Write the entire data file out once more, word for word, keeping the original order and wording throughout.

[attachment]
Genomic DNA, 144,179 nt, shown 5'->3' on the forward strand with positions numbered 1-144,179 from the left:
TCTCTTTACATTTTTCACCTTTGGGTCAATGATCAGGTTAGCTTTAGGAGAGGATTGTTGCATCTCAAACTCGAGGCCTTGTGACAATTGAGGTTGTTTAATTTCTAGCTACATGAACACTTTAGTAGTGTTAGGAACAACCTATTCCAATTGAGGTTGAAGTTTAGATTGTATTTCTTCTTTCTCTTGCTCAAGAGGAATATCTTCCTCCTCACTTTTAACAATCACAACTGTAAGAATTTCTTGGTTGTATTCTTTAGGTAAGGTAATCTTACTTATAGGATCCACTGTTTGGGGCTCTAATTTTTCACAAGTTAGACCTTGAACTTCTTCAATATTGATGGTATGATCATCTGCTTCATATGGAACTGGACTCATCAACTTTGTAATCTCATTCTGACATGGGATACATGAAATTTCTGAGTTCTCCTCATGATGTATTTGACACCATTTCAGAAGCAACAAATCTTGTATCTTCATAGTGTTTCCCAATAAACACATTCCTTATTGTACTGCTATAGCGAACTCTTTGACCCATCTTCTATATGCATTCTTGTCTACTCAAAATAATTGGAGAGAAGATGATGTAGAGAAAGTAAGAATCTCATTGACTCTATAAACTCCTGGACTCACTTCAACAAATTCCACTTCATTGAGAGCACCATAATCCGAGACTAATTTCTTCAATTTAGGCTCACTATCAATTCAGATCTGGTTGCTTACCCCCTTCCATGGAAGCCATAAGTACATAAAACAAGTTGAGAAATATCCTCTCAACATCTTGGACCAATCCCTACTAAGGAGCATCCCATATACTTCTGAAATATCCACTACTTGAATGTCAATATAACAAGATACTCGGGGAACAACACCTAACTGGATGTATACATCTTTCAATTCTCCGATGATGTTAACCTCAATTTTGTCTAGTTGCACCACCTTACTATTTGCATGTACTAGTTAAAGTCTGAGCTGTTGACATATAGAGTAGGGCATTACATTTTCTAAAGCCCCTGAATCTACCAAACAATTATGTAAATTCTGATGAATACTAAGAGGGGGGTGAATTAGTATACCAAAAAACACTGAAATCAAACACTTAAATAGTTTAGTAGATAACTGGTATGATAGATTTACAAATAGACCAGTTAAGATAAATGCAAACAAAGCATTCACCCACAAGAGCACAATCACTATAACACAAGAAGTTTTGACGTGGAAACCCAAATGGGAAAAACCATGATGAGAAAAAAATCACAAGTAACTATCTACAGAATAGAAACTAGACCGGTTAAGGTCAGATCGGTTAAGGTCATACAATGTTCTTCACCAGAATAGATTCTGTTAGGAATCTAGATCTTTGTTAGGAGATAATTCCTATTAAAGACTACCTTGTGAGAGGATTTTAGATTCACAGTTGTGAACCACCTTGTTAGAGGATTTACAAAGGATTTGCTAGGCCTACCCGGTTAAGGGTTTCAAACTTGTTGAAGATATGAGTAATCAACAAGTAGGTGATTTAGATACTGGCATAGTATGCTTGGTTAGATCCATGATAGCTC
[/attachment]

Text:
Genomic DNA, 144,179 nt, shown 5'->3' on the forward strand with positions numbered 1-144,179 from the left:
TCTCTTTACATTTTTCACCTTTGGGTCAATGATCAGGTTAGCTTTAGGAGAGGATTGTTGCATCTCAAACTCGAGGCCTTGTGACAATTGAGGTTGTTTAATTTCTAGCTACATGAACACTTTAGTAGTGTTAGGAACAACCTATTCCAATTGAGGTTGAAGTTTAGATTGTATTTCTTCTTTCTCTTGCTCAAGAGGAATATCTTCCTCCTCACTTTTAACAATCACAACTGTAAGAATTTCTTGGTTGTATTCTTTAGGTAAGGTAATCTTACTTATAGGATCCACTGTTTGGGGCTCTAATTTTTCACAAGTTAGACCTTGAACTTCTTCAATATTGATGGTATGATCATCTGCTTCATATGGAACTGGACTCATCAACTTTGTAATCTCATTCTGACATGGGATACATGAAATTTCTGAGTTCTCCTCATGATGTATTTGACACCATTTCAGAAGCAACAAATCTTGTATCTTCATAGTGTTTCCCAATAAACACATTCCTTATTGTACTGCTATAGCGAACTCTTTGACCCATCTTCTATATGCATTCTTGTCTACTCAAAATAATTGGAGAGAAGATGATGTAGAGAAAGTAAGAATCTCATTGACTCTATAAACTCCTGGACTCACTTCAACAAATTCCACTTCATTGAGAGCACCATAATCCGAGACTAATTTCTTCAATTTAGGCTCACTATCAATTCAGATCTGGTTGCTTACCCCCTTCCATGGAAGCCATAAGTACATAAAACAAGTTGAGAAATATCCTCTCAACATCTTGGACCAATCCCTACTAAGGAGCATCCCATATACTTCTGAAATATCCACTACTTGAATGTCAATATAACAAGATACTCGGGGAACAACACCTAACTGGATGTATACATCTTTCAATTCTCCGATGATGTTAACCTCAATTTTGTCTAGTTGCACCACCTTACTATTTGCATGTACTAGTTAAAGTCTGAGCTGTTGACATATAGAGTAGGGCATTACATTTTCTAAAGCCCCTGAATCTACCAAACAATTATGTAAATTCTGATGAATACTAAGAGGGGGGTGAATTAGTATACCAAAAAACACTGAAATCAAACACTTAAATAGTTTAGTAGATAACTGGTATGATAGATTTACAAATAGACCAGTTAAGATAAATGCAAACAAAGCATTCACCCACAAGAGCACAATCACTATAACACAAGAAGTTTTGACGTGGAAACCCAAATGGGAAAAACCATGATGAGAAAAAAATCACAAGTAACTATCTACAGAATAGAAACTAGACCGGTTAAGGTCAGATCGGTTAAGGTCATACAATGTTCTTCACCAGAATAGATTCTGTTAGGAATCTAGATCTTTGTTAGGAGATAATTCCTATTAAAGACTACCTTGTGAGAGGATTTTAGATTCACAGTTGTGAACCACCTTGTTAGAGGATTTACAAAGGATTTGCTAGGCCTACCCGGTTAAGGGTTTCAAACTTGTTGAAGATATGAGTAATCAACAAGTAGGTGATTTAGATACTGGCATAGTATGCTTGGTTAGATCCATGATAGCTC